The Best They Could Be: How the Cleveland Indians became the Kings of Baseball, 1916-1920

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Overview

Since the founding of professional baseball, few teams have risen above years of mediocrity only to see their fortunes interrupted by war and tragedy. Fewer still have then rallied to win the World Series. In the early twentieth century, the Cleveland Indians brought the world championship to their city of passionate fans in a spectacular style that has yet to be replicated.

The Best They Could Be recaps the compelling story of the ballplayers and team owner who resurrected this...

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The Best They Could Be: How the Cleveland Indians Became the Kings of Baseball, 1916-1920

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Overview

Since the founding of professional baseball, few teams have risen above years of mediocrity only to see their fortunes interrupted by war and tragedy. Fewer still have then rallied to win the World Series. In the early twentieth century, the Cleveland Indians brought the world championship to their city of passionate fans in a spectacular style that has yet to be replicated.

The Best They Could Be recaps the compelling story of the ballplayers and team owner who resurrected this proud but struggling franchise. Although the Cleveland ball club had been an active part of professional baseball from the late 1860s and a charter member of the American League, by 1915 the team was on the brink of collapse. Into this dejected atmosphere came new owner James C. Dunn, who, lacking baseball experience, nonetheless had the business savvy to bring his club to the forefront, acquiring superstar center fielder Tris Speaker, Larry Gardner, and other great players. But during the rise of the franchise, the outbreak of World War I interrupted baseball. Then, in 1920, as the Indians were leading the pennant race, shortstop Ray Chapman died after a pitch fractured his skull. The outpouring of sorrow from teammates and fans alike made the Indians more determined than ever to fight their way to the top.

Scott H. Longert’s entertaining and poignant narrative traces the rise, fall, and rebirth of one of America’s most beloved baseball teams.

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Editorial Reviews

From the Publisher
“Scott Longert blends a strong sense of history, solid research, and fine writing. This isn’t just for Cleveland Indians fans; it’s for anyone who wants to experience baseball during the era of the First World War, when players climbed out of the coal mines, onto the diamonds, and into fans’ hearts.”—Marc Bona, Cleveland Plain Dealer editor

“Scott Longert’s well-researched story of the making of the 1920 Cleveland Indians is one of the true underdog tales in baseball history. The Best They Could Be is a welcome addition to the baseball library.”—Mike Sowell, author of The Pitch That Killed and One Pitch Away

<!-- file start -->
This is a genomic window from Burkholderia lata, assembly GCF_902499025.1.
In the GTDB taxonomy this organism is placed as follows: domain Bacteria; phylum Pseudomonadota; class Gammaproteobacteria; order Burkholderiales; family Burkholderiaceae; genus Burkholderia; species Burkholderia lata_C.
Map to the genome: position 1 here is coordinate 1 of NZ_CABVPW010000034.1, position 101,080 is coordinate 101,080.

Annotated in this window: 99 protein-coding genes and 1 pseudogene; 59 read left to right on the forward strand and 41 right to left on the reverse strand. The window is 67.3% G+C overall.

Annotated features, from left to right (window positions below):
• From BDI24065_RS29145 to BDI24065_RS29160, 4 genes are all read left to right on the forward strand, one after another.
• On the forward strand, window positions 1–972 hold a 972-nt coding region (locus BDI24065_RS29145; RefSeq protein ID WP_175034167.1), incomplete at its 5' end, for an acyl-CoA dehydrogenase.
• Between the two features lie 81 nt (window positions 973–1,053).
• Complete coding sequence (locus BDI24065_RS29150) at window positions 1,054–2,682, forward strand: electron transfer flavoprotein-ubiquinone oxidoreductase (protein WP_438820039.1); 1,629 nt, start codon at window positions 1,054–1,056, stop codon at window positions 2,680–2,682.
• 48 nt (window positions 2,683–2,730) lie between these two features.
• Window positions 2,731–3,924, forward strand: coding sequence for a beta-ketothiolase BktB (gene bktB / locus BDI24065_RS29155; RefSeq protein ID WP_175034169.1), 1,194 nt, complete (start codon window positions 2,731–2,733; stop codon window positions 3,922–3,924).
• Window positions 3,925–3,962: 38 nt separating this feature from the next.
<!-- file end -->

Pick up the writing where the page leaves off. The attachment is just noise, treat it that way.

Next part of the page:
“In The Best They Could Be, author Scott Longert brings to life the triumph and tragedy of an unforgettable season in Indians history. A must read not just for every serious Cleveland sports fan, but for all baseball fans.”—Bud Shaw, Cleveland Plain Dealer sports columnist

“Scott Longert takes the reader back to a time when Cleveland was one of America’s mightiest industrial cities and baseball was the king of sports. His detailed account of how the Cleveland franchise rebounded from financial peril to win the World Series five years later is a tale worth being remembered and celebrated.”—Matt Underwood, Cleveland Indians announcer

"It’s World Series time. And for fans of the Cleveland Indians, that means lots of football, leaf raking and pining for days gone by. . . . Longert’s 280-page missive on the ’20 Indians is for the serious Tribe fan who wants to be either reminded or taught about how the Indians went from bottom-feeder to contender in the late 1910s."—Phil Trexler, Akron Beacon Journal

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Product Details

  • ISBN-13: 9781612344935
  • Publisher: Potomac Books Inc.
  • Publication date: 4/28/2013
  • Pages: 280
  • Sales rank: 771,890
  • Product dimensions: 6.30 (w) x 9.00 (h) x 1.20 (d)

Meet the Author

SCOTT H. LONGERT is the author of Addie Joss: King of the Pitchers and has written numerous articles on baseball history for the Cleveland Plain Dealer Sunday Magazine, TimeLine, The Baseball Research Journal, and The National Pastime. He lives in Beachwood, Ohio, with his wife, Vicki, and golden retriever, Blair.

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Sort by: Showing 1 Customer Reviews
  • Anonymous

    Posted July 18, 2013

    I bought this book for my husband for Father's Day.   I was impr

    I bought this book for my husband for Father's Day.  
    I was impressed with the editorial reviews and that the author was so well versed on the Cleveland Indians.  
    My husband has read just about every book about "The Tribe" so the fact it had just been released in the Spring, I knew it was one he had not yet read.  
    He loved it and read it in less than a week.  

    Was this review helpful? Yes  No   Report this review
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